Griselda Rutherford-Strong, Barnard Elementary’s beloved fifth-grade English and social studies teacher, won the Honored Schools’ Life-Changing Teacher Award along with a check for $5,000 on June 22 during fifth grade promotion activities. (Roy Lewis/The Washington Informer)
Griselda Rutherford-Strong, Barnard Elementary’s beloved fifth-grade English and social studies teacher, won the Honored Schools’ Life-Changing Teacher Award along with a check for $5,000 on June 22 during fifth grade promotion activities. (Roy Lewis/The Washington Informer)

Barnard Elementary School conducted promotional exercises in June for the fifth grade class at the end of what has been an eventful year. The hourslong ceremony included student reflections, videos, awards and pandemonium from excited parents and family members. 

These moments of joy culminated in a surprise announcement that brought much of the fifth grade class to its feet: Griselda Rutherford-Strong, Barnard Elementary’s beloved fifth-grade English and social studies teacher, won the Honored Schools’ Life-Changing Teacher Award along with a check for $5,000. 

Students wrote letters and sent videos endorsing Rutherford-Strong, a teacher with 25 years of classroom experience, for what they described as her even-keeled nature and knack for making learning fun. 

In reflecting on her latest achievement, Rutherford-Strong said she always strives to treat students like they’re her own children. 

“It was important for the children to come back to a loving environment and a classroom that was conducive for learning,” Rutherford-Strong after the ceremony.  

“Our students had to readjust to socializing [among] more people and coming back into an environment with restrictions and rules,” she said. “I was able to infuse my instruction [with games] in the beginning and make learning fun. My students had a chance to journey to places in my lesson that made it fun and engaging.” 

Rutherford-Strong, in her seventh year at Barnard Elementary, serves as the leader of the fifth-grade instructional team. In her role, she has suggested and implemented enrichment programming including mother-daughter teas, a pen pal writing project and an initiative through which students connect to local embassies. 

In addition to teaching and interacting with fifth graders, Rutherford-Strong also handles Barnard Elementary’s social media account. 

In the classroom, a significant part of Rutherford-Strong’s instruction this year involved holding students accountable and using the Oculus virtual reality game to help them “visit” places studied in class. 

Grace Reid, principal of Barnard Elementary, described Rutherford-Strong’s passion as infectious. 

“Ms. Rutherford is a totally committed teacher,” Reid said. “If there’s an activity [she finds appealing,] she brings it to Barnard. She’s always looking out for students and making sure they’re on task and their needs are met. She goes above and beyond to make sure [of that], no matter who they are.”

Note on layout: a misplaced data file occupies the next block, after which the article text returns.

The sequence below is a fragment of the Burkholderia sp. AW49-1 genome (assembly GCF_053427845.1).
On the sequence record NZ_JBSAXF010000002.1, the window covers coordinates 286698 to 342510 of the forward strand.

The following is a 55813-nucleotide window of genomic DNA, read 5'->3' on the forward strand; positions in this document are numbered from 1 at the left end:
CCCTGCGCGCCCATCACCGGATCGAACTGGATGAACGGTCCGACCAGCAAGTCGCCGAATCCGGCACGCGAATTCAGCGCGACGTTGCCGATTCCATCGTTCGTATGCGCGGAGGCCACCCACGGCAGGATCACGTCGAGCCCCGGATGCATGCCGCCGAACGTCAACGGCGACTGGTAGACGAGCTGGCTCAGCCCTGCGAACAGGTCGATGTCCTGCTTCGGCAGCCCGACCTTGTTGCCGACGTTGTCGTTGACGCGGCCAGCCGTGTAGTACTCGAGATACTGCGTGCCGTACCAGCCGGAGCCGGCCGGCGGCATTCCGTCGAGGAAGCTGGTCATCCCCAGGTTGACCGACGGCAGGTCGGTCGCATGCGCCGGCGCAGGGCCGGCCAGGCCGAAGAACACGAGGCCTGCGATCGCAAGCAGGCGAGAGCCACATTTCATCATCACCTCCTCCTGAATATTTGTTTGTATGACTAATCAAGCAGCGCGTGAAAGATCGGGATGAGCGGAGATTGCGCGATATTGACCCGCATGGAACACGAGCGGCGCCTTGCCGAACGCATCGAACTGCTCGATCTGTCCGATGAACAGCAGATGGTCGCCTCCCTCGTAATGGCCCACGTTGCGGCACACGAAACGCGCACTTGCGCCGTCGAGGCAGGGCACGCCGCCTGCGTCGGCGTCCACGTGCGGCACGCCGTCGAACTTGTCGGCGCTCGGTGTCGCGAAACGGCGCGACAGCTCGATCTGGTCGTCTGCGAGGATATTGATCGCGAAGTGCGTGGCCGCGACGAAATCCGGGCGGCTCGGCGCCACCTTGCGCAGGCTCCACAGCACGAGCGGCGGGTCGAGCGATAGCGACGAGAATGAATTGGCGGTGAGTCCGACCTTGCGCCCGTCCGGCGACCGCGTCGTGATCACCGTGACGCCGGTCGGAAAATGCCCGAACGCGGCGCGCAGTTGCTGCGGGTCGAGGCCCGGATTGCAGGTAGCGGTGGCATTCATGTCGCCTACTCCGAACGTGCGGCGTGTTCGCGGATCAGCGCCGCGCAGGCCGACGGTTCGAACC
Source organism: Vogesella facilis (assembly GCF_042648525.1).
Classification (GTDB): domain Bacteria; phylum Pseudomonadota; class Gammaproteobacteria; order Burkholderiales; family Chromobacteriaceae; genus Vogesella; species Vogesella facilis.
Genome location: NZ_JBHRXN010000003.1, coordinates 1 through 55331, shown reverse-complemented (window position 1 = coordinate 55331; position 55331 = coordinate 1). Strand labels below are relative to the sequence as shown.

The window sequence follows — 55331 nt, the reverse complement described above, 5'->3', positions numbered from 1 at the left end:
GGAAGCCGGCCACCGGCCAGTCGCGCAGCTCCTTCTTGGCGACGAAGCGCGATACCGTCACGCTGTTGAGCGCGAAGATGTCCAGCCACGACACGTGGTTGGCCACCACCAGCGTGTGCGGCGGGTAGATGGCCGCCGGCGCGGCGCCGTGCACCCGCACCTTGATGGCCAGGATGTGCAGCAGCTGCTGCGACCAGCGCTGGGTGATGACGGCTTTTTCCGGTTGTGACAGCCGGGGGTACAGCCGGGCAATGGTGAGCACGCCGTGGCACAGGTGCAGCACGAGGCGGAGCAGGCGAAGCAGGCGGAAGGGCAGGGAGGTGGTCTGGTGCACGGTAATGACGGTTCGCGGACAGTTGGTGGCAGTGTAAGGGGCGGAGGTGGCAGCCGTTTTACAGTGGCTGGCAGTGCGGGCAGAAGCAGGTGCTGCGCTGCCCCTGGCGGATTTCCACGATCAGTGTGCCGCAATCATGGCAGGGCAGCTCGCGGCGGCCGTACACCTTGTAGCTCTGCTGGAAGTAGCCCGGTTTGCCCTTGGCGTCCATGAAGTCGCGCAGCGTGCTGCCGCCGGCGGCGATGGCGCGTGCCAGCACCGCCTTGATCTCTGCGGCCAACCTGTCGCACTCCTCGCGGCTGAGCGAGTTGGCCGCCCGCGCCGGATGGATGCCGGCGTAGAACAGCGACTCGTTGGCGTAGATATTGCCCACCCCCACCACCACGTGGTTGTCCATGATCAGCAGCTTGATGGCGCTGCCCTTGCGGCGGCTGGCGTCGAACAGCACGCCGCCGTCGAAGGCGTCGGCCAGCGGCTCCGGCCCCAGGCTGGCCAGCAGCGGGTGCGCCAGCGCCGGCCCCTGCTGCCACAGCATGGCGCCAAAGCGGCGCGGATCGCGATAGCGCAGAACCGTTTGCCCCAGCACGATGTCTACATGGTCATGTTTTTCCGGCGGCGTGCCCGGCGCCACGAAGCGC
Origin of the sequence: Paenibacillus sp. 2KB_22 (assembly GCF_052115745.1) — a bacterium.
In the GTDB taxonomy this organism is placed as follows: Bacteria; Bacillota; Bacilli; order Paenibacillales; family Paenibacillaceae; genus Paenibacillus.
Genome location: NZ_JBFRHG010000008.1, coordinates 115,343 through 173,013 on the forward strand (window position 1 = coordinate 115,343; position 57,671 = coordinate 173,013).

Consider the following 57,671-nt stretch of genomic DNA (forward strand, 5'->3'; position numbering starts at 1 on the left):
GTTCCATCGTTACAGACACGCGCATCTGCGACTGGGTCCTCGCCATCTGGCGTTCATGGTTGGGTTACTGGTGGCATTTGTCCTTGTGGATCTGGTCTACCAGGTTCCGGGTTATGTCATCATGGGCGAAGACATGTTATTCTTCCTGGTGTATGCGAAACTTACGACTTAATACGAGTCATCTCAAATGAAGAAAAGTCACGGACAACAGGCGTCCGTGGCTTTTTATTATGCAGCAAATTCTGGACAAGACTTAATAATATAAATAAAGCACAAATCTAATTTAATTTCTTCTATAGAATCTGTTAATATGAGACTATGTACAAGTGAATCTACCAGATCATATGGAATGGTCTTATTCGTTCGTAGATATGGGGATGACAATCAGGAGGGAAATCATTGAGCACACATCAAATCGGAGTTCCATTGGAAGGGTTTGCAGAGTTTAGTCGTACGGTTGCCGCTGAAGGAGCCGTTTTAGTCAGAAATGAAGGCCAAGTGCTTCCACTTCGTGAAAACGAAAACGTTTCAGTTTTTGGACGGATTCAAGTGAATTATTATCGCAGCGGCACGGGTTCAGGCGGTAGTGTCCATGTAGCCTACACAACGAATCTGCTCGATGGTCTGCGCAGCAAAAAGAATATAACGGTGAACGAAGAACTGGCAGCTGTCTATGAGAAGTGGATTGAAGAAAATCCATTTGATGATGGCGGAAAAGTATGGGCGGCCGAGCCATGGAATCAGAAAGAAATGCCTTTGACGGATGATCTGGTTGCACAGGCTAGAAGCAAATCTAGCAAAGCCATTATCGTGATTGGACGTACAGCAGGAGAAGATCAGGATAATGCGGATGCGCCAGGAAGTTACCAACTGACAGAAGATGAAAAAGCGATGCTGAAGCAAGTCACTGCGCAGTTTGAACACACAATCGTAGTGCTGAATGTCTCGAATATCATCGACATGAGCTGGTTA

On Wednesday morning, Barnard Elementary community members also recognized and received checks in honor of Sharon McCrea and Antoinette Wortham, two veteran teachers who died earlier in the academic year. 

In winning her award, Rutherford-Strong joins Patricia West, her colleague who received the Honored Schools award last school year while teaching at Whittier Elementary School in Northwest.

 This year, Honored Schools partnered with nine District public schools and eight schools in Indianapolis. In the District, hundreds of teachers received student and community member nominations. Rutherford-Strong and other Barnard Elementary teachers counted among  the top-10 finalists. Students who spoke on their behalf submitted videos and letters that Honored Schools personnel digitized and compiled. 

Kevin Beckford, Honored Schools’ senior director of programs, partnerships and strategy, said it’s paramount that Rutherford-Strong and other teachers receive recognition after a year that tested the resolve of teachers everywhere, and even, according to research conducted by the National Education Association, has some educators exploring other career opportunities. 

“Teacher appreciation is at an all-time low,” Beckford said. “We have to celebrate teachers and create a culture. It’s making a difference because beyond pay, appreciation is a factor for teachers.”

Sam P.K. Collins

Sam P.K. Collins has more than a decade of experience as a journalist, columnist and organizer. Sam, a millennial and former editor of WI Bridge, covers education, police brutality, politics, and other...

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